The way most of them work is by pulling dirty water out of the tank and directing it through a mechanical filter which removes ... what’s a nice way to say “fish turds?” Since the walls of the sump are staggered, it forces the water to flow through another chamber that’s filled with “biological media,” which provides a home for beneficial bacteria. Those break down things like ammonia and nitrites. The water is then forced to pass through chemical media like charcoal, which removes toxins. The whole thing is customizable, but the basic principle looks like this:

Now before you think this is some fringe hobbyist thing, you should know that this isn’t some small following. The king of DIY has over a million subscribers, Aquarium Co-Op has over a quarter of a million, and Pondguru has over 100K. All three consistently see people commenting that they don’t even own aquariums. They just love seeing how this stuff works.

Once you get into the DIY aspect, you can easily find yourself down a YouTube rabbit hole, learning how to make LED canopy lights from PVC pipe, rain gutters, and simple LED strips, or CO2 injectors out of water bottles, baking soda, and citric acid. Yes, even if you don’t own an aquarium.

Making Common Foods From Scratch

If you’re not a fan of The Great British Bake Off (or, The Great British Baking Show in America), the following phrase will sound like the wailing gibberish of a madman: Watching Paul Hollywood knead dough is mesmerizing. It sounds silly if you’ve never seen the show, but A) that’s his real name, and B) he’s a master at his craft.

One of the reasons we bring him up is because he’s a huge advocate for people trying their hand at baking from scratch. He suggests mastering a single loaf of bread in order to get the technique down, and then move on from there. When you start looking at the basic ingredients of dough-based food, you understand why: It’s mostly flour, water, salt, and yeast. Those are your basic building blocks, and with variations on other ingredients and measurements, you’re only one step away from other awesome foods like doughnuts:

 
 

Once your geek sets in, you’ll find yourself thinking, “Wait, so pizza dough is basically just flat bread, right?” So you pull up YouTube, and sure enough:

 
 

Before you know it, you’re in Wonderland, looking up everything you can possibly make from scratch. For instance, did you know that with simple cream and a mixer, you can make your own butter in just a few minutes?

 
 

That’s definitely the first time we’ve been that excited about bread and butter, but there’s something so awesome about making things like that with your own hands. There are high-end restaurants that don’t go that far, but you totally can.

Watching Non-Americans Try American Stuff

This may be the weirdest thing we’ve ever geeked out on, and we’re not even close to sorry about it. Have you ever had a friend visit from a different state or country, and you stumble across something they’ve never seen before? Like maybe a brand of candy that’s only sold in the South, or a regional specialty beer that’s brewed with coconut and turnips? You have to make them try it, and their reactions, good or bad, are always priceless. The genre of videos we’re talking about are exactly that, except with things that are super common in America. For instance, watching Irish people try our soda is like watching them drink embalming fluid (WARNING: There’s some NSFW language in these videos):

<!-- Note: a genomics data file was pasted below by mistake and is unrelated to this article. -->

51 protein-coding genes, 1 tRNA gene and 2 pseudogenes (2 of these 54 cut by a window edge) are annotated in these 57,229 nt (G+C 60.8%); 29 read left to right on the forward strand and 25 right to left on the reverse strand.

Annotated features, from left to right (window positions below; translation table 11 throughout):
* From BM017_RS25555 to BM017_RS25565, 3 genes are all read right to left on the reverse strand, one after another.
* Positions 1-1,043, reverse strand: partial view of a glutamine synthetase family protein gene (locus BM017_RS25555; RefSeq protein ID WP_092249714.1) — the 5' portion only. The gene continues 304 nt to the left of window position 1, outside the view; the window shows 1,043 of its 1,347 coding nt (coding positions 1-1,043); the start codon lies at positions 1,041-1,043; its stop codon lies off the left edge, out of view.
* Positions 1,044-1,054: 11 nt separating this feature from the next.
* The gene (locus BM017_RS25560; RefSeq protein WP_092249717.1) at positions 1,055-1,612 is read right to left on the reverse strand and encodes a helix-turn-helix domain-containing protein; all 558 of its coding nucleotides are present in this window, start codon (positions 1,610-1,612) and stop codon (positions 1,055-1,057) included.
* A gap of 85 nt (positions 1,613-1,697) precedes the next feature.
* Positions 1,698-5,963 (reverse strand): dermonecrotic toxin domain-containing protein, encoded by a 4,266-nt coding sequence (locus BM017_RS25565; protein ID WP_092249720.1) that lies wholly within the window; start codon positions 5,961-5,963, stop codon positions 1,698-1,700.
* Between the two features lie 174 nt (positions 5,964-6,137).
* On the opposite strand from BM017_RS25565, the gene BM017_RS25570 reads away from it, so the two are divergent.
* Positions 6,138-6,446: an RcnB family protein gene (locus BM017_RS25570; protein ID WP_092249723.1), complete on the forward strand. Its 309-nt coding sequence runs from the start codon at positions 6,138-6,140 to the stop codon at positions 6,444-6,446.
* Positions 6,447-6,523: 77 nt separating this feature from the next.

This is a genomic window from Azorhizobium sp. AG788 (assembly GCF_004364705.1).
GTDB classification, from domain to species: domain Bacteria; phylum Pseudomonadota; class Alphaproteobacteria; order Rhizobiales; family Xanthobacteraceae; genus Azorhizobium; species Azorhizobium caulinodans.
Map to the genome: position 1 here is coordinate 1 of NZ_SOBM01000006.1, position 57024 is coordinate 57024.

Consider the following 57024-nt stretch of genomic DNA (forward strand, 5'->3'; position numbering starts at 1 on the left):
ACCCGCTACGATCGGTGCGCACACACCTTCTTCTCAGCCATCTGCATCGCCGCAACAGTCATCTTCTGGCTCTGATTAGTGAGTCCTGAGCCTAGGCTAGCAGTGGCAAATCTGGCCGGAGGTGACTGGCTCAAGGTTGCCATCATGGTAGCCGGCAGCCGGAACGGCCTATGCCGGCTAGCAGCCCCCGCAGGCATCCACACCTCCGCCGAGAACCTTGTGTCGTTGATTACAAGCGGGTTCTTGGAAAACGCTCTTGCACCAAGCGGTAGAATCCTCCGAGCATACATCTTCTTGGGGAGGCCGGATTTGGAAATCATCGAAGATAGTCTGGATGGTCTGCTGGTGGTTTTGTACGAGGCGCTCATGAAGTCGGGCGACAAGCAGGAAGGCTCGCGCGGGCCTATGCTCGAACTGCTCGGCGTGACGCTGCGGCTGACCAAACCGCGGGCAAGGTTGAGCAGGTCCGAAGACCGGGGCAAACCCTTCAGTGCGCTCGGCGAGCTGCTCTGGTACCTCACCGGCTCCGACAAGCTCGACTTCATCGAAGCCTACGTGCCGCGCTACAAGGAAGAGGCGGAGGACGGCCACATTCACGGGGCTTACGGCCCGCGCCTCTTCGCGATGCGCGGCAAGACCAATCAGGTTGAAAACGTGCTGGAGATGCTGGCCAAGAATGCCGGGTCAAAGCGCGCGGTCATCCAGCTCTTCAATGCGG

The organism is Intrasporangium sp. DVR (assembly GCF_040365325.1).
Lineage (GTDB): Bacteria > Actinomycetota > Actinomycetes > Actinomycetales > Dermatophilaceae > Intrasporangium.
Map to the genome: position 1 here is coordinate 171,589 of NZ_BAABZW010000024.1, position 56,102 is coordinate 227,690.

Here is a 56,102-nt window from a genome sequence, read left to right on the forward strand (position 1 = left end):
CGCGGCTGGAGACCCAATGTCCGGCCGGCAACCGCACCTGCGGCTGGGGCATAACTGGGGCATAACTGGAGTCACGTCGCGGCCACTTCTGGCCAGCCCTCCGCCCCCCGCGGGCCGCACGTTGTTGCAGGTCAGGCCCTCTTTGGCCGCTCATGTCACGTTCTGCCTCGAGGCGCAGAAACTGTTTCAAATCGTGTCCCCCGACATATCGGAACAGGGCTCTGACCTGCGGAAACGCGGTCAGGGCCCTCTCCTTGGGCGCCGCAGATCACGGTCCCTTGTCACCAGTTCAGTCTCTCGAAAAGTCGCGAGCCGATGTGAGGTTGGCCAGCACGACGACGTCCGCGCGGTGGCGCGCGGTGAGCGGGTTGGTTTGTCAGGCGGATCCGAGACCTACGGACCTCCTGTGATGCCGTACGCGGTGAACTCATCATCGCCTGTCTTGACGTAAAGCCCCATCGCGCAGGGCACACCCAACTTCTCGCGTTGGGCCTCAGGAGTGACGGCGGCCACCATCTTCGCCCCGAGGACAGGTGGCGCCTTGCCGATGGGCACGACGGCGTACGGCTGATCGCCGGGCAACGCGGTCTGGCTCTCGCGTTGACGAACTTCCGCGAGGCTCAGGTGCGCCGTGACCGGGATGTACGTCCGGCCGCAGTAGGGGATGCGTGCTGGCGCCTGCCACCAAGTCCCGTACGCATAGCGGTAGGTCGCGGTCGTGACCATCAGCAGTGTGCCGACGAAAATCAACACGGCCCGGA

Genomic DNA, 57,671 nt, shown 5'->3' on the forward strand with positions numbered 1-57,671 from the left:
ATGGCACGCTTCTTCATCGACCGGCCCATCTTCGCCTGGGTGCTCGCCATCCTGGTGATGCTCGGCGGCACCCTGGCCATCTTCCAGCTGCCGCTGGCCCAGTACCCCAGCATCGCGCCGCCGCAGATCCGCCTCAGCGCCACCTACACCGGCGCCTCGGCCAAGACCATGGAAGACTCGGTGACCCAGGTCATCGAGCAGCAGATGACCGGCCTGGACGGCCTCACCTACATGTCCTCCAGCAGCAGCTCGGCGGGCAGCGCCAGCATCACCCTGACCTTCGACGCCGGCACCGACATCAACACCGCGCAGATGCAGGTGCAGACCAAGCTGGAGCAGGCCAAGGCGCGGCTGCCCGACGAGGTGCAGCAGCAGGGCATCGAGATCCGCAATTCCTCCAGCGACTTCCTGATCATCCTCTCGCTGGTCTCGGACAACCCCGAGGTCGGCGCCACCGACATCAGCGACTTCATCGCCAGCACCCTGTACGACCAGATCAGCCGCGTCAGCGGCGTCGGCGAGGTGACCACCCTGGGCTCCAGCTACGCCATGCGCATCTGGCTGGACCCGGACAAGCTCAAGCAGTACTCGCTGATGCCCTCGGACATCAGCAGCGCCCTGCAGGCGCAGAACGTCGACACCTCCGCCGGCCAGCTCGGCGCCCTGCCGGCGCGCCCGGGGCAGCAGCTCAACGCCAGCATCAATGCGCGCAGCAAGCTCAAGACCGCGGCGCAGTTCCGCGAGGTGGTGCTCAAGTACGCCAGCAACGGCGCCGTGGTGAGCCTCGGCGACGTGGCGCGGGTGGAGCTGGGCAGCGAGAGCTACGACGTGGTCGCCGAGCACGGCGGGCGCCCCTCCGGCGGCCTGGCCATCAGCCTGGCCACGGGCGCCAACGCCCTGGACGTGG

If it was just that one video, it would be mildly funny and interesting, and we’d leave it at that. What actually happens, though, is you glance over at the suggested videos and see the word “Pringles,” and your brain convinces you that knowing what these people think of Pringles is so important to you that it becomes a bucket list item. And before you know it, you’re watching them shoot 190 proof booze. Which is something that Americans only do on a dare.

Our favorite, though, is watching Korean girls try American snacks, because there is nothing funnier than people being confused by Pop Tarts. Several of them are actually afraid to try Twizzlers:

 
 

The one drawback to these videos is that we can’t warn them when they’re about to try something that not even we like. The second you see someone pick up a doughnut burger, your whole brain seizes up because you can’t make them hear you yelling, “THAT WAS A GODDAMN MARKETING PLOY! NO ONE EATS THOSE HERE! DOUSE IT IN THE 190 PROOF BOOZE THE IRISH PEOPLE WERE DRINKING THEN SET IT ON FIRE AND RUN!”

Yet, still we click on the videos, because watching other people taste test our insanity is hilarious.

Like this article? Check out “5 Fun, Easy Science Projects To Do With The Kids This Summer” and “5 Board Games That Tackled Serious Real World Issues”.